My name is Kate. Just Kate—not Kathleen or Catherine or anything like that. I’ve always really liked my name. I like that it’s one quick, strong syllable. I like that it means “pure.” I like that it’s a woman’s name and isn’t at all girly like Katie. I even like the celebrities—Kate Winslet and Cate Blanchett—who share my name.
However, I don’t like that it’s really freaking common. Growing up in North Carolina, I didn’t know very many Kates. I was generally the only one in my grade, among a sea of Lauras, Jessicas, and Lindseys. But the minute I moved to New York for college, I started meeting Kates galore. At my first job, there were actually three of us on a staff of, oh, 20. And since I was the last hired, I was given the indignity of having to go by Kate T.
Still, the real commonness of my name didn’t hit me until over the summer. I was on a second (or was it third?) date, having a great conversation over drinks. We were talking, naturally, about the relationships of our past. “You’re actually my third Kate,” the guy said.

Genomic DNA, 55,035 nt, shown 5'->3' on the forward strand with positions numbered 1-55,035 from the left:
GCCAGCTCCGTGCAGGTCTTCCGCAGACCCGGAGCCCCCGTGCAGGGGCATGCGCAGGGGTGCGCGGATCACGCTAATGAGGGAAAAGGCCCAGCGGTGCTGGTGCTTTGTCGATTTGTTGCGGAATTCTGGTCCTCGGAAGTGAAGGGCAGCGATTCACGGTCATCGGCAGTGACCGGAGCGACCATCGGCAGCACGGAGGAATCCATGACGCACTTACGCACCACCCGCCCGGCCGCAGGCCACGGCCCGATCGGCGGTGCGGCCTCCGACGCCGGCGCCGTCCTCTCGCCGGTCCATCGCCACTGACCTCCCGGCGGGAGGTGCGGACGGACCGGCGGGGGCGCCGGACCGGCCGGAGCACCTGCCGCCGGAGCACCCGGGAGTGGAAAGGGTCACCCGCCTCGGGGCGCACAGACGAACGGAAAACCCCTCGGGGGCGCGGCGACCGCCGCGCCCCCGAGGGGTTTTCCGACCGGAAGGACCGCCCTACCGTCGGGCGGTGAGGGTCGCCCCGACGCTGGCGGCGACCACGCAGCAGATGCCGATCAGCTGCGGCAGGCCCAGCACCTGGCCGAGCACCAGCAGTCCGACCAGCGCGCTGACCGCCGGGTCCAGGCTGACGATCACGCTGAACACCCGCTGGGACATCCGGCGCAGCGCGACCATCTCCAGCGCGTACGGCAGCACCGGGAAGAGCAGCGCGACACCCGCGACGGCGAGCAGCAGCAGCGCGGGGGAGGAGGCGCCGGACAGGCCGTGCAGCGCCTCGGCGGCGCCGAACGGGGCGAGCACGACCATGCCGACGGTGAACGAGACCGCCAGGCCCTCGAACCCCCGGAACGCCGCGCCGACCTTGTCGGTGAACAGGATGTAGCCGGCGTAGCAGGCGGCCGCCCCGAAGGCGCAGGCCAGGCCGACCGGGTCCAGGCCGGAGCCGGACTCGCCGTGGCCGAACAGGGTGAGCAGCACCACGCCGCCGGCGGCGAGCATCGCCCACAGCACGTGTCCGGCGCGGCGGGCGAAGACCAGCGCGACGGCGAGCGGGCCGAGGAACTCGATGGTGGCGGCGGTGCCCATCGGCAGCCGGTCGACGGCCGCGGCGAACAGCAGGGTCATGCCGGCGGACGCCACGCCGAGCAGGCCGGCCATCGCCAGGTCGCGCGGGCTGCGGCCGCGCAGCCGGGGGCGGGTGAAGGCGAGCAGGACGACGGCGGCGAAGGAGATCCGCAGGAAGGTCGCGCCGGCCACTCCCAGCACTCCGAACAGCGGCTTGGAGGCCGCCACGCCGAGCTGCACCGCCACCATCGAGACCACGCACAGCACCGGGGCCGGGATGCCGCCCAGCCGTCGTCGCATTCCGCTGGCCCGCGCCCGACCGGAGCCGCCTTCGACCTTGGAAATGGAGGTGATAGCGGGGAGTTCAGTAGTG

It struck me as funny at the time. But ever since, I can’t help but notice that every guy I’ve dated for more than a minute has had at least one Kate in his past. One of them had recently had his heart broken by a Kate—though a redhead, not a brunette—and went so far as to tell me that the name made him uncomfortable. Another had dated a Kate for five years, and while he seemed pretty over the relationship, he did share a song with me that he’d written for her called, well, “Kate.” Just yesterday, after responding to an email I got from a guy on an online dating site, he replied with, “My high school sweetheart was Kate.”
Now, I know where these guys are coming from. I’m 29 and have been dating since I was 16, with assorted-length breaks for long-term relationships. In that time, I’ve racked up quite a few Davids and Mikes, not to mention two Matts and three Johns (two with an “h,” one without). But you’d be hard-pressed to get me to tell anyone that his is a repeat name for me. And I won’t lie. I wish these guys weren’t so open about their Kate histories. For some reason, it makes it hard to remember that it’s just him and me talking at the bar/dinner table/house party. It’s an odd reminder that the person is not meeting me with a blank slate—that there’s baggage, hurt, resentment, unrequited feelings, etc. It reminds me that I’m just one in a long line of women in their lives. And, yes, that’s only natural and shouldn’t matter. But I’ve long thought that all women really want is to feel special.
Maybe I am totally off base here. Has anyone out there experienced something similar to this?